In the absence of statutory authority, the powers of a Commissioners' Court involving the exercise of judgment and discretion cannot be delegated, and until delegated those powers reside with the court. The power to hire workers and to buy and hire tools, and equipment are not mere ministerial functions which may be delegated. Otherwise, the Legislature would have been under no necessity to authorize the delegation of the functions of the court to a road commissioner or a road superintendent. Those are powers that the Commissioners' Court retains until they have been parceled out in accord with some statute authorizing such a delegation of power. [Citation omitted]. Absent the delegation of such powers in line with the legislative authority, the power of decision rests with the Commissioners' Court.

239 S.W. 2d at 920.

The court then defined the duties of a road supervisor as follows:

Once the Commissioners' Court has exercised its powers to hire workers, buy and hire equipment, or make contracts for labor or machinery, the commissioner in his precinct may supervise the workers so hired, the equipment so employed, and the contracts made. . . . Since that supervision is subject to the general supervision of the Commissioners' Court, it must yield to the general control of the court in the event of conflict.

Id.

The Guerra decision is the only appellate court construction of the duties of road supervisors under article 6713, V.T.C.S. It is true that it is a no writ case which has not been cited subsequently. Moreover, article 6755, V.T.C.S., relied upon in part by the court in its comparison of the duties of a road supervisor to the duties of a road superintendent, has been repealed. However, under the doctrine of state decisis, we must adhere to this construction of the statute which has been allowed to stand, unamended by the legislature, since 1951. Ex parte Boehme, 255 S.W. 2d 206 (Tex. Crim. App. 1952). In summary, in counties in which the county commissioners serve as road supervisors under article 6713, V.T.C.S., the commissioners court as a body must exercise its power to hire workers, buy and hire equipment, and make contracts for labor or machinery; the individual commissioner as road supervisor in his precinct has the authority to supervise the workers so hired, the equipment so employed, and the contracts made.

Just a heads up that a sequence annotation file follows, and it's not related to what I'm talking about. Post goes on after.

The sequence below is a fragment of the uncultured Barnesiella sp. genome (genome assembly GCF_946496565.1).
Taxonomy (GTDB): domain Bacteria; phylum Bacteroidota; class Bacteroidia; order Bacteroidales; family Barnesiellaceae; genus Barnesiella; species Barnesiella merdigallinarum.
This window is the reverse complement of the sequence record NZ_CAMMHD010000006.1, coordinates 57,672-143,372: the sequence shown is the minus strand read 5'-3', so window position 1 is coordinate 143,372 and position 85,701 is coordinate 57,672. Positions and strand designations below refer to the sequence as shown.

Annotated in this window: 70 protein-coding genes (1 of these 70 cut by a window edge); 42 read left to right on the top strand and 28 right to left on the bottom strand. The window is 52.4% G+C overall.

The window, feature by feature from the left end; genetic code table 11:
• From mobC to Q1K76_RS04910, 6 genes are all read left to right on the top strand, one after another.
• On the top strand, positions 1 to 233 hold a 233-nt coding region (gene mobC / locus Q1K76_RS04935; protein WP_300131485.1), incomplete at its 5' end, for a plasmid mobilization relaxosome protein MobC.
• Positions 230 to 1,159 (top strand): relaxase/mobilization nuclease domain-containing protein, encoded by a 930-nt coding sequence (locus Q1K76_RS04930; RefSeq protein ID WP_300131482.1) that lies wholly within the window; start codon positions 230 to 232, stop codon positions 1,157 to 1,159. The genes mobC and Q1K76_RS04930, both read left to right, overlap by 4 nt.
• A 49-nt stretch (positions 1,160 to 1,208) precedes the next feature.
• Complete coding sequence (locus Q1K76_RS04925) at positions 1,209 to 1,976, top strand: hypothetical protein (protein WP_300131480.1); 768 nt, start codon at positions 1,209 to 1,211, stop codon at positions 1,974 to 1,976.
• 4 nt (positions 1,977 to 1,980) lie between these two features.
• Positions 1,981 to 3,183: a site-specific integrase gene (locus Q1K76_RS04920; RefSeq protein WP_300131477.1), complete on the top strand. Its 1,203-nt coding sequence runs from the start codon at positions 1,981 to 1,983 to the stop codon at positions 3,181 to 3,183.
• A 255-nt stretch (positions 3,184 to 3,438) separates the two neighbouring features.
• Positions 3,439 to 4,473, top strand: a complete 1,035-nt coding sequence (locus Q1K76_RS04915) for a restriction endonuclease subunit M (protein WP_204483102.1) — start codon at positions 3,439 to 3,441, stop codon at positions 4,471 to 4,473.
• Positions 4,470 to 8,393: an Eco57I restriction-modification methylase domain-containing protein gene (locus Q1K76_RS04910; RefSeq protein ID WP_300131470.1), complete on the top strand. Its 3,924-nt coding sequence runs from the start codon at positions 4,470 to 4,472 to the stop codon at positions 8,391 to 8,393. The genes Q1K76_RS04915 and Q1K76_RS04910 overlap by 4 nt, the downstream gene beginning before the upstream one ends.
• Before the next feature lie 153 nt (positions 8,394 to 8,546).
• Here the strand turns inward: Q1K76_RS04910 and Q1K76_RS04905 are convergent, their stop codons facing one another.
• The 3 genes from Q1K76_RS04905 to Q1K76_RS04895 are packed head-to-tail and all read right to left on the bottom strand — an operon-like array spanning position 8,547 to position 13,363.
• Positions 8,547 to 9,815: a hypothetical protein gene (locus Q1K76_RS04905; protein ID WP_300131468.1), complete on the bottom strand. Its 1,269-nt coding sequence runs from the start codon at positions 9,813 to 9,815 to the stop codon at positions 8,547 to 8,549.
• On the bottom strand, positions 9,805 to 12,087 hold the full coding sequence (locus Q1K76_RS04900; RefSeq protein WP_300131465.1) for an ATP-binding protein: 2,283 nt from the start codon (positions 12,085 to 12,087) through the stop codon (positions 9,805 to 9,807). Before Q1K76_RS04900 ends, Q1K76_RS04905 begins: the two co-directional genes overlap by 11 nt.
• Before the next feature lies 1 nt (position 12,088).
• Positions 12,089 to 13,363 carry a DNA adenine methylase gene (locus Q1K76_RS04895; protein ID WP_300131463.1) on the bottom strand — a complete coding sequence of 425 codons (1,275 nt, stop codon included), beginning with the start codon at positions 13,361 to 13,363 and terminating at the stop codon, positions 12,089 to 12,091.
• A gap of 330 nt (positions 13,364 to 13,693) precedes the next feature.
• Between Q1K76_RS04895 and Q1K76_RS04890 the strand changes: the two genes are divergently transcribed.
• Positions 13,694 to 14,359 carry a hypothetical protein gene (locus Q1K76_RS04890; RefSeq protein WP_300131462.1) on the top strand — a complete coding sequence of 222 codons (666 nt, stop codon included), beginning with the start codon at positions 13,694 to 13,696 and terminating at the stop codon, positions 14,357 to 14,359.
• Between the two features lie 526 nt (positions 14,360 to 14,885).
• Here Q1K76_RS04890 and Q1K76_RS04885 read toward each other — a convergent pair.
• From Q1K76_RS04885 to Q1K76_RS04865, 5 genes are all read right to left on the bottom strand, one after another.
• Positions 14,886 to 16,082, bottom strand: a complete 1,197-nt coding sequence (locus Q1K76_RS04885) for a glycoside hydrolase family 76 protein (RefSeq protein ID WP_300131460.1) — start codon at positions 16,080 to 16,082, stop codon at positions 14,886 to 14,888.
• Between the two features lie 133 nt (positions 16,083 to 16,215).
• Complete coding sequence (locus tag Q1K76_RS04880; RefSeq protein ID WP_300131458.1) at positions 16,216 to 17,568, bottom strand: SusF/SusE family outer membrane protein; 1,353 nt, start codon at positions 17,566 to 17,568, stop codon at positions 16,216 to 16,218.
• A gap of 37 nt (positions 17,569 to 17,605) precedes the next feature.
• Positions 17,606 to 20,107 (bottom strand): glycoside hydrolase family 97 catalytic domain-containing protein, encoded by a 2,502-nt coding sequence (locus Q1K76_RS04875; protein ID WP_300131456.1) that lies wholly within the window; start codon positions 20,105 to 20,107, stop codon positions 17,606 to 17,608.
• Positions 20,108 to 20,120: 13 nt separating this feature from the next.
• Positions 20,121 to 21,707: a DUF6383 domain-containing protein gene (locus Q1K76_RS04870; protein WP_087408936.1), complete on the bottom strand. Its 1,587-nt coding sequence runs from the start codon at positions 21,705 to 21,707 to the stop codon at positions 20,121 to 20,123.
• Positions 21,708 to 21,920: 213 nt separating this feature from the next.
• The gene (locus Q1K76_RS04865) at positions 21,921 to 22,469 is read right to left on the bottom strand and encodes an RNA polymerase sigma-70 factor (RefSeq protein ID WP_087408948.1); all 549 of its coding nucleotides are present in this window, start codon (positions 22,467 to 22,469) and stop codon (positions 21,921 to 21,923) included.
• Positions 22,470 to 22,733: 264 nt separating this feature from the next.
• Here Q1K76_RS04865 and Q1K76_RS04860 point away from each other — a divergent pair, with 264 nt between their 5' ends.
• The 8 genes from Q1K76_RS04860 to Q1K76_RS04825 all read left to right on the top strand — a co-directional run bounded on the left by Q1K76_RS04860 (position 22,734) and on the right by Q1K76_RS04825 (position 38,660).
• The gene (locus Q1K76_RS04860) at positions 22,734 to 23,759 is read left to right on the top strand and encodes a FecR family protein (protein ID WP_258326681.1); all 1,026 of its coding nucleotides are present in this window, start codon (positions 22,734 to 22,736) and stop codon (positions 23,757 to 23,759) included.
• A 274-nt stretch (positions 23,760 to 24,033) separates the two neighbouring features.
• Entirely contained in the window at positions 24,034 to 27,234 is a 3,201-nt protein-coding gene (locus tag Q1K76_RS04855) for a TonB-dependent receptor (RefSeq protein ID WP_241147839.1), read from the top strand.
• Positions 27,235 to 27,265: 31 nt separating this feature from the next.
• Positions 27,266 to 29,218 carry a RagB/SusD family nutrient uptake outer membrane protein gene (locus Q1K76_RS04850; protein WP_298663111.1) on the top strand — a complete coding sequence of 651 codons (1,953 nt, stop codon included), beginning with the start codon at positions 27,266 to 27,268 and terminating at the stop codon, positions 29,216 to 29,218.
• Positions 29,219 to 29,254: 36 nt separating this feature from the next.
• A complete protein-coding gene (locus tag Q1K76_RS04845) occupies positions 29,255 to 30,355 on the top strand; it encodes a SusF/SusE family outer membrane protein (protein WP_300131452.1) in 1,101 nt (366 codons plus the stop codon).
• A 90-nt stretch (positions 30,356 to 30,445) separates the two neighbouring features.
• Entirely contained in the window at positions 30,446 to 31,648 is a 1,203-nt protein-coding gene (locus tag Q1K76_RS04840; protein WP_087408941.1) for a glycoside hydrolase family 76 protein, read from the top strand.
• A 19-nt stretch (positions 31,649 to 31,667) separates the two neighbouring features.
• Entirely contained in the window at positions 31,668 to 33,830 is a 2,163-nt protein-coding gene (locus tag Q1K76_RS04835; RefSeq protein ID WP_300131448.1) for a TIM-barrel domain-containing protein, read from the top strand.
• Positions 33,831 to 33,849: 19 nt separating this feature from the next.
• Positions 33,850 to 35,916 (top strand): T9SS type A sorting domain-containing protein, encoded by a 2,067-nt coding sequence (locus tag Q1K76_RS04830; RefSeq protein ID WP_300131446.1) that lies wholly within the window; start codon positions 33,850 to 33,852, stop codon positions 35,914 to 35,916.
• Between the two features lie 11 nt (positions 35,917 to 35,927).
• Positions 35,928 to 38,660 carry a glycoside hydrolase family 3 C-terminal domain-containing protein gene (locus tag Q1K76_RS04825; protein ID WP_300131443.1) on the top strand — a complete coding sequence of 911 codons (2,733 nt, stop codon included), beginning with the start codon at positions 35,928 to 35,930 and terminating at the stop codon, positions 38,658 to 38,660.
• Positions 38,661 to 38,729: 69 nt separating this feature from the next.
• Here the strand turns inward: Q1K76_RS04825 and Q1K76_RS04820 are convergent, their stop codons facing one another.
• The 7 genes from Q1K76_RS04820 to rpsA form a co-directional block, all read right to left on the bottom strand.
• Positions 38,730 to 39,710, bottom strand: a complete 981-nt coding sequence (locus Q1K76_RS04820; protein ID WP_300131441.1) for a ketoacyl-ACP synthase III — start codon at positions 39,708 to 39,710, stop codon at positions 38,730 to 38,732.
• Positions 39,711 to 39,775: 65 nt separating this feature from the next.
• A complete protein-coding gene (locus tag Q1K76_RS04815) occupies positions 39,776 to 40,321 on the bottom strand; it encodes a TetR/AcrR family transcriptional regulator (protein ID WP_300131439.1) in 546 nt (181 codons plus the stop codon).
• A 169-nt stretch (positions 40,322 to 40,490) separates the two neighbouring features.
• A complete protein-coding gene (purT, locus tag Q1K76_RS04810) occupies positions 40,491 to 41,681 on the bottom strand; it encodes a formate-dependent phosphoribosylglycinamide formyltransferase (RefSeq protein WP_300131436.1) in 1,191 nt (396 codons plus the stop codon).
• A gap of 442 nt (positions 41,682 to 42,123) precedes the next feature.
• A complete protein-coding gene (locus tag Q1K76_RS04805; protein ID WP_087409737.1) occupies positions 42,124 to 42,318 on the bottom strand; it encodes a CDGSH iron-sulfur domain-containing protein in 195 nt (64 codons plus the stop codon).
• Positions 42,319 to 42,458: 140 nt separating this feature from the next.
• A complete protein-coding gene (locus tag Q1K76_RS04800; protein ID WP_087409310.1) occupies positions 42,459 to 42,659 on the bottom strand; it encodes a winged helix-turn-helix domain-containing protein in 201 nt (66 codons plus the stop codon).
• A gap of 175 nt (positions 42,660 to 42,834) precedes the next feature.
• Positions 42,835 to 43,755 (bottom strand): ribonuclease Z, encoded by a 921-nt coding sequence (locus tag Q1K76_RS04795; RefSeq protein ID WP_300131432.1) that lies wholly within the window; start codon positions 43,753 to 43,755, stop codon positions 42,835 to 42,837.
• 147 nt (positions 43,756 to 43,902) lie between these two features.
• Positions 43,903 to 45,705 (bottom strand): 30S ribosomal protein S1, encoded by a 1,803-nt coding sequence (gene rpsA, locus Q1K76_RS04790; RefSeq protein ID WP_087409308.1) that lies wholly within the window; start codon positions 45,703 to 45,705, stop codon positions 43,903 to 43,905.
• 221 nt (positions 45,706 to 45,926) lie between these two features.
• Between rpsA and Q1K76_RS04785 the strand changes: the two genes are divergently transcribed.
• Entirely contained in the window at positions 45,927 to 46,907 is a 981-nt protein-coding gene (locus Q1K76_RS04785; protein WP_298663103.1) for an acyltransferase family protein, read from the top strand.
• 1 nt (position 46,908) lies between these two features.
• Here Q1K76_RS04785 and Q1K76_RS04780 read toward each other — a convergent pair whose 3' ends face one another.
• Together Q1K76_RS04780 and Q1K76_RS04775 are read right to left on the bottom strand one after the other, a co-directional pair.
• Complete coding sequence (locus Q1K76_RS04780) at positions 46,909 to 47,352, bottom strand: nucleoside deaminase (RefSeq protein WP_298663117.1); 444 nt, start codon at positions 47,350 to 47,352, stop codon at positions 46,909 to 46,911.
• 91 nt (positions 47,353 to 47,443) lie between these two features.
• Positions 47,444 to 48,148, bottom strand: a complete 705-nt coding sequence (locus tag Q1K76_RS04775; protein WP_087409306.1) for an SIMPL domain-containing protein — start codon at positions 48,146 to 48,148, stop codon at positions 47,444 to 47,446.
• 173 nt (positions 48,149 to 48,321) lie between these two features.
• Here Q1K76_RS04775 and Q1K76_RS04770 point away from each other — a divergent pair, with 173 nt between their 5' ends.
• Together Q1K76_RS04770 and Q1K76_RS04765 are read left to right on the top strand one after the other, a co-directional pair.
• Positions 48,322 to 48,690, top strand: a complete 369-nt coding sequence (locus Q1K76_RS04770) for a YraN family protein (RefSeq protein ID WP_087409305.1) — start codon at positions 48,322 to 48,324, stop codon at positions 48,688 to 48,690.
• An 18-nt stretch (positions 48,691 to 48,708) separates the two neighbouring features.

SUMMARY

In counties in which the county commissioners serve as road supervisors under article 6713, V.T.C.S., the commissioners court as a body must exercise its powers to hire workers, buy and hire equipment, and make contracts for labor or machinery; the individual commissioner as road supervisor in his precinct has the authority to supervise the workers so hired, the equipment so employed, and the contracts made.

      Very truly yours,

      White signature

      Mark White
      Attorney General of Texas

      John W. Fainter, Jr.
      First Assistant Attorney General

      Richard E. Gray III
      Executive Assistant Attorney General

      Prepared by James Allison
      Assistant Attorney General